Visible over the rooftops of many buildings, the glowing steeple of this church shines over an interesting part of town.
The following is scary, sad, and completely true.
I was on my way home one cold February evening when I saw, for about the zillionth time, the beautiful purple glow coming through the windows in this church steeple.
This night, I decided, after years of driving by and thinking to myself, “Gee, that’s beautiful. I should take a photo of that someday,” that someday was today.
Parking in the near-darkness of the “upper Hillside” industrial area (the closest streetlamp was only dimly flickering), I balanced my camera on the roof of the car and began my attempts to “collect the ambiance” of the steeple’s lights.
I’d frame my shot, hit the shutter, wait for the light to flow into the lens, wait some more while the chip processed the information, re-frame for my next shot, and start the process again.
Now, it’s about 8:30 pm, in a quiet-ish area nearly two miles from the downtown core, and two blocks in any direction from any main roads, so it’s relatively quiet.
Which is why the voice that called out to me gave me such a start.
“You gonna be there long?”
I’m not a big fan of random stranger-talk. There’s “‘scuse me,” when stepping in front of people at the theatre. There’s “Ma’am, you dropped this!” when being a good Samaritan. And, there’s “Hi” and “Thank you” to store employees when entering and exiting their place o’ wares.
These examples of stranger-talk are socially acceptable, and pretty obvious.
This question — “You gonna be there long?” — clearly, had a different tone. It was more forward than it needed to be. It was projected in a slightly-louder-than-speaking voice from across the street, directly at me. It was out of place.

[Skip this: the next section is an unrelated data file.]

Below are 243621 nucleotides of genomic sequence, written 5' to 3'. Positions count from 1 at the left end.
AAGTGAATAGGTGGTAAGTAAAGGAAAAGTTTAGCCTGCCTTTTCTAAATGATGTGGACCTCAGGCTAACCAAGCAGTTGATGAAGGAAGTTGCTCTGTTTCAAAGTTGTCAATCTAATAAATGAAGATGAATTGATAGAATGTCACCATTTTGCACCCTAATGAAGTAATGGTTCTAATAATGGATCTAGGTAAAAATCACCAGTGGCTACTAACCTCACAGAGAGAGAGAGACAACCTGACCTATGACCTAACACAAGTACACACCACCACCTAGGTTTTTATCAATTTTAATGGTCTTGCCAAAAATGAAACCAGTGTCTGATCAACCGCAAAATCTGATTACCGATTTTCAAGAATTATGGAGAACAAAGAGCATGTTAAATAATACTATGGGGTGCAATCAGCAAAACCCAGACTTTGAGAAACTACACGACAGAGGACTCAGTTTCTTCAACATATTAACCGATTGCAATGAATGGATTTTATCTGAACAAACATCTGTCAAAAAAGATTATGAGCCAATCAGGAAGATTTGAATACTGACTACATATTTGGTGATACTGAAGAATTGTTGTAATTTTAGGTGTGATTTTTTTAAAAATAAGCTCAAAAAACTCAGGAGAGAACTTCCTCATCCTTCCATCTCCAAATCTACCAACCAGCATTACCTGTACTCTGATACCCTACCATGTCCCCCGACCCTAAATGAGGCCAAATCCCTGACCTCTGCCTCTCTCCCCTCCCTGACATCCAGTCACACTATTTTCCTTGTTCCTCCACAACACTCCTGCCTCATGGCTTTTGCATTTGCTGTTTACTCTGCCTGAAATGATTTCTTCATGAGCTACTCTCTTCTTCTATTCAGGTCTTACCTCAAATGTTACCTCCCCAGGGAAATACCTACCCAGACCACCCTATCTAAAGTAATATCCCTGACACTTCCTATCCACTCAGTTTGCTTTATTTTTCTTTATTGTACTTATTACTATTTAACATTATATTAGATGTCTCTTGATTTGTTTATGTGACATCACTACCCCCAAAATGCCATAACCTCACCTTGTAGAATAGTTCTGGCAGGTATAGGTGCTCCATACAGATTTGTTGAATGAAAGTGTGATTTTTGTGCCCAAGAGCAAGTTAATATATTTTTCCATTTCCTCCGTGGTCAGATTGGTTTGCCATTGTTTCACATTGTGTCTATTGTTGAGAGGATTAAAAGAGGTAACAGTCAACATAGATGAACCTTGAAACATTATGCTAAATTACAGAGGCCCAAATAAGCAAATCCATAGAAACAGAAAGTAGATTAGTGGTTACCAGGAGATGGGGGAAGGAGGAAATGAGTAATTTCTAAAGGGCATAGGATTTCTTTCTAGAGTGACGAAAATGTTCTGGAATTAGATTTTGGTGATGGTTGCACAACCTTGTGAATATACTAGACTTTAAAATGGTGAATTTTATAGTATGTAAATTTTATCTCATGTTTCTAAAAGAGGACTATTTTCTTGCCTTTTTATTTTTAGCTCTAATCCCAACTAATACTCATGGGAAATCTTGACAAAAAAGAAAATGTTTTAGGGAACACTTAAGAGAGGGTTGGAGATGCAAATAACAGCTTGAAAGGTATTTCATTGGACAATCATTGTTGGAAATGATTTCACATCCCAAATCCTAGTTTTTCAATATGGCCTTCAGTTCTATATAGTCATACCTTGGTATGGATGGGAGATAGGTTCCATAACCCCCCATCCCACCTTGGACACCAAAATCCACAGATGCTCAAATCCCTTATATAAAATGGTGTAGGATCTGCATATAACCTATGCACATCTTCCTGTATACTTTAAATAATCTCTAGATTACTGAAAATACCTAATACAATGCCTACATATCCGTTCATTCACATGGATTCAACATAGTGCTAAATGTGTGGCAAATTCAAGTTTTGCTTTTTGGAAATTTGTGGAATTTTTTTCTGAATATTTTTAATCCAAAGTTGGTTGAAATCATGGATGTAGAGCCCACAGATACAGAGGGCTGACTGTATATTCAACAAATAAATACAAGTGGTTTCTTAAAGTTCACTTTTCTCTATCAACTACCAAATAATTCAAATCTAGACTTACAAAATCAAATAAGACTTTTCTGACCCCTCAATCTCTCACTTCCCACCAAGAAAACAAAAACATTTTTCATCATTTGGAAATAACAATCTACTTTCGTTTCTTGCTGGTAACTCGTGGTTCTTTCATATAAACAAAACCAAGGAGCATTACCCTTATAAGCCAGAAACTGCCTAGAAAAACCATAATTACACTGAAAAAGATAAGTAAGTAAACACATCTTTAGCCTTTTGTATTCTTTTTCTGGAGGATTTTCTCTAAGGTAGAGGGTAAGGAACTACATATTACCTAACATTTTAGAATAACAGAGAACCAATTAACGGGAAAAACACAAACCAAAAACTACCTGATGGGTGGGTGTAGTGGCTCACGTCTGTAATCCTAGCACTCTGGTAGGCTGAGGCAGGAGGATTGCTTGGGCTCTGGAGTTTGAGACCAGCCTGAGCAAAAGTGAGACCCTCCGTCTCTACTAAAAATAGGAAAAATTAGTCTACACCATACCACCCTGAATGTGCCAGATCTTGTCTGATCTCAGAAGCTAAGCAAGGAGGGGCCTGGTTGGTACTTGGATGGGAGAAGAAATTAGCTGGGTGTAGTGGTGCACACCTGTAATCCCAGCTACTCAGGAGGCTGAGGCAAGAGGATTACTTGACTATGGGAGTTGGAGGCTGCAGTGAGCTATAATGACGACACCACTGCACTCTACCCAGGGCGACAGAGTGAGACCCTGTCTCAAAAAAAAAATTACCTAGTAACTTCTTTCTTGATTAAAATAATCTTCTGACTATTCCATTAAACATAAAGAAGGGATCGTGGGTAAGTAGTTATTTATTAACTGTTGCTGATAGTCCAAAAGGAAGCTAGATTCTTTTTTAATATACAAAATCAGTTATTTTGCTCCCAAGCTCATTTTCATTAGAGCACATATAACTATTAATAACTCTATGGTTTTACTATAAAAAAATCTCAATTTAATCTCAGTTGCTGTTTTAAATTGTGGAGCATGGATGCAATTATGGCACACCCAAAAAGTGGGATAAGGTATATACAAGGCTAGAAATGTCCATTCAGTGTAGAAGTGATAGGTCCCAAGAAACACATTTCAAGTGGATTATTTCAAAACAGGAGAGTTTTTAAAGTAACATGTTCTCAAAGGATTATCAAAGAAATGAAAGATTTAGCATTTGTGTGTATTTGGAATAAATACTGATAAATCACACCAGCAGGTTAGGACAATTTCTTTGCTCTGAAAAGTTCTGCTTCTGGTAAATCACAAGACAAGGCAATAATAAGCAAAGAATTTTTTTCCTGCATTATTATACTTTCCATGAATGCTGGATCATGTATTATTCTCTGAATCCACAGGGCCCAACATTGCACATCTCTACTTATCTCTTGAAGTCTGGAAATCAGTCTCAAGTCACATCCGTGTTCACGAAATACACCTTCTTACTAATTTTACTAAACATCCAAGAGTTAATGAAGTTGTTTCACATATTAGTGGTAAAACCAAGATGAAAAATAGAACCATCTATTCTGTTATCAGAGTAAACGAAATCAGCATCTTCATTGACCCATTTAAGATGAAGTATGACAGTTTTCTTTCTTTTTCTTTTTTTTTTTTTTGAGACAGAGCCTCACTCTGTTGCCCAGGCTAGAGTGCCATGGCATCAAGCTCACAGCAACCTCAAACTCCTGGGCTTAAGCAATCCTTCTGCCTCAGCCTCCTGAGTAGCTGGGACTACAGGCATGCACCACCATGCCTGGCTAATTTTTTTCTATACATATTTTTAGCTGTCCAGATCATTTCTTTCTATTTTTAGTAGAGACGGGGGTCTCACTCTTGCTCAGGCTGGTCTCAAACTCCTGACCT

“No. I’ll just be a few minutes,” I said, snapping off another shot while quickly checking to see if I was in this lady’s spot or something.
But that couldn’t be, could it? There hadn’t been any car door slams or engine revs that I’d heard in the few minutes I’d been there. It’s like she came out of nowhere.
Or possibly . . . like she’d been hanging around for a while.
My brain was just starting to click some pieces into place when:
“You want some company?”
Ah. Right. Like a brick house filled to the brim with my life’s naïveté, it hit me.
Far from the core though I was, I had stopped — and stepped out of my car — in a neighbourhood frequented by prostitutes.
“Ummmmno, but thanks.”
Why in the hell my brain tacked on something so monumentally stupid as BUT THANKS to the end of a sentence that should’ve been two letters long, I’ll never understand.
Mortified beyond all reason due to my ignorance of the situation, I quickly finished up my last shot, quietly opened the car door, stealthily slithered into the driver’s seat, calmly belted up while hitting the lock to the “down” position in one smooth motion, and beetled the hell outta there like a moron.
It was kinda like being in that Tragically Hip song, “38 Years Old,” except that I’m 33, and have kissed a girl.
I’ve just never been propositioned by one.